Bank of America Privileges with Travel Rewards Visa Signature - $23,200 CL
Chase Sapphire Preferred Visa Signature - $12,700 CL
Chase United MileagePlus Club World Elite MasterCard - $26,500 CL
Citibank American Airlines Executive World Elite MasterCard - $22,500 CL
J.P. Morgan Ritz Carlton Visa Signature - $23,500 CL
Senior Contributor
Open123
Posts: 4,219
Registered: ‎02-23-2011
0

Re: Chase Hyatt Visa - Changes


CreditScholar wrote:How would you define the typical profile of someone between centurion and platinum in terms of income, annual spend, etc? Once they raise the bar (and I agree that they will in the medium term), what would they be looking for (other than high FICOs will automatically be assumed)?

I've heard the analogy that "centurion has become the new platinum" many times in recent years.  

 

From what I've seen, there is a considerable gap between a Centurion and Platinum holder today.  The former spends at least $100k per year, and most had spent $250k to be invited in the first place, while the latter (these days) is easier to acquire than even their entry level revolver.  All things being equal, a Centurion holder will have some of the highest credit scores, annual income of at least low to mid 6 figures, a net worth of at least well into the millions, and must be an upstanding business owner or professional in the community.

 

Over the years, many of have downgraded from the Platinum to Green after retirement.  Unless one's travelling frequently, there is little reason to pay the high Platinum fee.  Amex has noticed a significant reduction in not only the Platinum fees received, but the decrease in this groups spending, which has been quite high historically. The beauty of the Platinum card has always been those who pay the fee, but never use the benefits allowing those few who truly use the beneft to maximize the value of the fee--this is the singular beauty and value of the Platinum card.  I'd say roughly 80 - 85% of the people who pay the Platinum fee hardly ever use the benefits which allows Amex to transfer this value to the few who do use them.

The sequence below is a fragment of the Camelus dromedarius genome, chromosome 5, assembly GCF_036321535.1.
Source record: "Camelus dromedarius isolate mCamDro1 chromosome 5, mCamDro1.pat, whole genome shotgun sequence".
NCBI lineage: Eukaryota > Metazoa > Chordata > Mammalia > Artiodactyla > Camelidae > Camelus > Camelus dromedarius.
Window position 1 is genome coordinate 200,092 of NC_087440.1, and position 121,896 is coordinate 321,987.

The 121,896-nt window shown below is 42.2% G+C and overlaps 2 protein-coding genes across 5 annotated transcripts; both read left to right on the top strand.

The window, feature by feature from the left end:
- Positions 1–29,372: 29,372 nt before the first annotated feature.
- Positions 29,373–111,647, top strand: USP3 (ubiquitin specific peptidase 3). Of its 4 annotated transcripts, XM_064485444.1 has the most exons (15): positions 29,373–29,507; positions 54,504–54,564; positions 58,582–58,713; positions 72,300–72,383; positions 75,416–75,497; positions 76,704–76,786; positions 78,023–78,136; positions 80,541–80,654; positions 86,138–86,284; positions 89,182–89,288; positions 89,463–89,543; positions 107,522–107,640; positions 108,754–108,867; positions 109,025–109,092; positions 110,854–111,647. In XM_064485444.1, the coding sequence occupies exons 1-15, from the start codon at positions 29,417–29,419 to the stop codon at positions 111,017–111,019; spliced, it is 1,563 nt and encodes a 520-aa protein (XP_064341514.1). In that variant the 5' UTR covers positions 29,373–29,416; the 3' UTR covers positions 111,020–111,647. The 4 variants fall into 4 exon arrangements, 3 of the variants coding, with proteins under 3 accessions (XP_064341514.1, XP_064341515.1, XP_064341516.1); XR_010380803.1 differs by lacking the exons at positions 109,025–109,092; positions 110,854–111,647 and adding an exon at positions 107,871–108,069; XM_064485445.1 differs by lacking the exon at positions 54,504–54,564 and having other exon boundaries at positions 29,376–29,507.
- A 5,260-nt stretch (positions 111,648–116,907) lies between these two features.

This works wonderfully well.  However, with the amount of people now cancelling their Platinum cards, Amex has no choice but to reduce the criteria hoping to take in enough fees to continue offering the superior benefits (int'l and domestic travellers) to the 10% who use the card.  Most Platinum holders have the card only for the benefits, and hardly charge on it.  For instance, most of our business charges will go on the new blue card which confers a 30% MR bonus after year 3, but we'll hold the Platinum for all the travel benefits which they've become known.

 

I sense that many who travel less frequently, but have the Platinum for the prestige have soured on it's image since in recent years Amex has relaxed the approval criteria significantly to drive up the fee revenue which is vital to maintain the superior benefits, since spending revenue is very low on this card.  I'm not making judgements here, but there are those who will find the card less prestigious when they realize their waiter (not to diminish the service professions here, but for a lack of a better example) has a Platinum too with a $2,000 hard limit.  Once this veil of exclusivity is pierced, those Platinum holders who don't utilize the benefits (which is the overwhelming majority) will refuse to pay the $450 seeking a card with a higher prestige.  

 

I think this is where Chase has a golden opportunity with the Palladium card.  These users who will invariably purge their Platinum cards have not done so if only because they don't qualify or are not invited for the Centurion.  If the Palladium can offer some more features with a higher approval requirement (say, min income of at least $100k and min 750 Fico), I think they'll take a signficiant share of the current Platinum card holders who have the card mainly for prestige, but think they will, but have never used the benefits.

 

What do you think?  In all the years, Chase has been the first issuer I've seen to seriously pose a challenge to Amex.